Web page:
Your Wedding Could Help End Child Marriage
Girls living in poor households are almost twice as likely to marry before age 18.
The United States' wedding industry, worth billions of dollars annually, will begin directing some profits toward ending child marriage in as part of new campaign announced on Monday, Reuters reports.
Founded by Princess Mabel van Oranje of the Netherlands, the campaign, called VOW, will raise funds through wedding registries, direct donations, and wedding product sales in the US, and will distribute them through the Girls First Fund to community-based organizations working to stop child marriage around the world.
VOW will fund a variety of efforts that address the root causes of child marriage specific to communities such as providing access birth control, sex education, and poverty alleviation, Marie Claire reports.
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Americans spend $100 billion on weddings each year and VOW hopes to tap into that vast spending to help combat child marriage worldwide. Every year, 12 million girls — 1 in 5 globally — are married before their 18th birthdays.
Though child marriage and forced marriage are practices that affect boys and girls, young girls are overwhelmingly the victims of the harmful practice.
VOW aims to create a world where every girl can decide when, if, and whom to marry," according to a statement on their website, and will work with partners including furniture company Crate and Barrel, fashion brand Malia Mills, and wedding website The Knot.
"Couples and companies can help to make sure that, somewhere else in the world, a girl who's not yet ready to get married can say, "I don't," Princess Mabel van Oranje told Reuters.
Poverty and gender inequality are major drivers of child marriage. Girls living in poor households are almost twice as likely to marry before age 18 than girls in higher income households. In developing countries, which typically have higher poverty rates, one-third of girls are married before the age of 18, while 1 in 9 are married by age 15, according to the International Center for Research on Women (ICRW).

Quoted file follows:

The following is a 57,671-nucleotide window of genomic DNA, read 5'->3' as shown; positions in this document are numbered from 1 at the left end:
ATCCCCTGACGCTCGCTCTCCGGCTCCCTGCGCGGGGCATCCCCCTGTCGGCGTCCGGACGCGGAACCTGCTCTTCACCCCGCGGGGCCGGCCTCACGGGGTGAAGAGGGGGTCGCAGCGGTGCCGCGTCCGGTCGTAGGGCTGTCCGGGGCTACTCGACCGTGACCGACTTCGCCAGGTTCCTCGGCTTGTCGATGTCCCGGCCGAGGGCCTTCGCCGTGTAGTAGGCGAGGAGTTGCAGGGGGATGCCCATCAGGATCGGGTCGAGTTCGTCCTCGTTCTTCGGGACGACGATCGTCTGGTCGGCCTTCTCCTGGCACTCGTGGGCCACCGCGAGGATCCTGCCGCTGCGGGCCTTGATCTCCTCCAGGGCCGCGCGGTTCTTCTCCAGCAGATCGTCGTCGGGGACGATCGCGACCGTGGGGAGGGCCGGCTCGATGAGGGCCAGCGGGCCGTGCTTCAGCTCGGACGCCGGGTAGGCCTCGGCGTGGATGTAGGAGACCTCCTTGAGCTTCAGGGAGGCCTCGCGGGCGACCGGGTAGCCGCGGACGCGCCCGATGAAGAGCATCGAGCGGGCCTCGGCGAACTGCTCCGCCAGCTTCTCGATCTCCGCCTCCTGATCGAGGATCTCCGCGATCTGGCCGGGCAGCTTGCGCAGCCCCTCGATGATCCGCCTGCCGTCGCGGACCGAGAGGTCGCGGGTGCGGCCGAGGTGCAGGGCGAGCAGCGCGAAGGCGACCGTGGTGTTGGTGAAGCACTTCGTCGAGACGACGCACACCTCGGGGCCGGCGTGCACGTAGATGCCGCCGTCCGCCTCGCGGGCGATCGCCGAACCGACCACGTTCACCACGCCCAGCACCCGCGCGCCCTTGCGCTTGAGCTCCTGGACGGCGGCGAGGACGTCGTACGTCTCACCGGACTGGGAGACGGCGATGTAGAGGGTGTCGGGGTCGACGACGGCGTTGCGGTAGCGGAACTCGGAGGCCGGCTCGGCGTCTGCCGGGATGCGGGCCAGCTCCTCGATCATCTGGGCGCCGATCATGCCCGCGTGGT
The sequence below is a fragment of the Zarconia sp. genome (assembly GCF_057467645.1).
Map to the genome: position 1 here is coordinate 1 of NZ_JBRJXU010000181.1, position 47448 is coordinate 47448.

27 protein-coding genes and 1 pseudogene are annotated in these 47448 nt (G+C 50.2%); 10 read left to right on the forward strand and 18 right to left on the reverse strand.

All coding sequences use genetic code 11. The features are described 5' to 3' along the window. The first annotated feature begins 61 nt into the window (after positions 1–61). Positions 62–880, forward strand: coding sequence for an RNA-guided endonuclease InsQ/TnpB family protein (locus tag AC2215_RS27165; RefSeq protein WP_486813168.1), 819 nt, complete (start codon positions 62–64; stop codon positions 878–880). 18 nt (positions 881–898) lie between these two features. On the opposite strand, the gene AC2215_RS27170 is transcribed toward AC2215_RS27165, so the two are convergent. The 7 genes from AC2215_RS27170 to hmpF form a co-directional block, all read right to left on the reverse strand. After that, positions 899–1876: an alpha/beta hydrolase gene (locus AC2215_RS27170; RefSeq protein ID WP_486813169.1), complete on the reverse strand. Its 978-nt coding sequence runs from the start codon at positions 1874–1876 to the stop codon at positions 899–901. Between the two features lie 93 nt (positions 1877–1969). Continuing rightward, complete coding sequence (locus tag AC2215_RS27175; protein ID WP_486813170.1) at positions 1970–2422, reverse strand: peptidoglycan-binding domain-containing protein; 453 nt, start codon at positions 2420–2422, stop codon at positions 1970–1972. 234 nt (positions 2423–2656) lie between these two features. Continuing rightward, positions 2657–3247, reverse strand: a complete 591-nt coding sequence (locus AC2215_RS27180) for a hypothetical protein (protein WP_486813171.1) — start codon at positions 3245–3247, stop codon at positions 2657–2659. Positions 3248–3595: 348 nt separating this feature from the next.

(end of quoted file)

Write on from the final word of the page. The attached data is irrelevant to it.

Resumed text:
Girls are often seen as financial burdens on their families rather than children full of potential to be educated and valued. In many cases, girls as young as 7 or 8 have been married off to alleviate their family's financial burden.
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Marrying children off at such a young age, before they have completed their education, makes them vulnerable to abuse and hinders their ability to advocate for themselves. As a result, many child brides are at risk of domestic violence and diseases like HIV and AIDS, according to nonprofit Girls Not Brides.
"The bottom line is that it all relates, in the end, to the inequality between men and women, between boys and girls ... this idea that a girl is a burden that you want to get rid of," van Oranje told Marie Claire.
To help end child marriage, couples can register their wedding with VOW and a percentage of all gifts will go to the cause, or donate directly here. VOW partner brands will also donate $1 — up to $35,000 — to help end child marriage for every photo posted on social media channels using the hashtag #VOWForGirls until Oct. 11.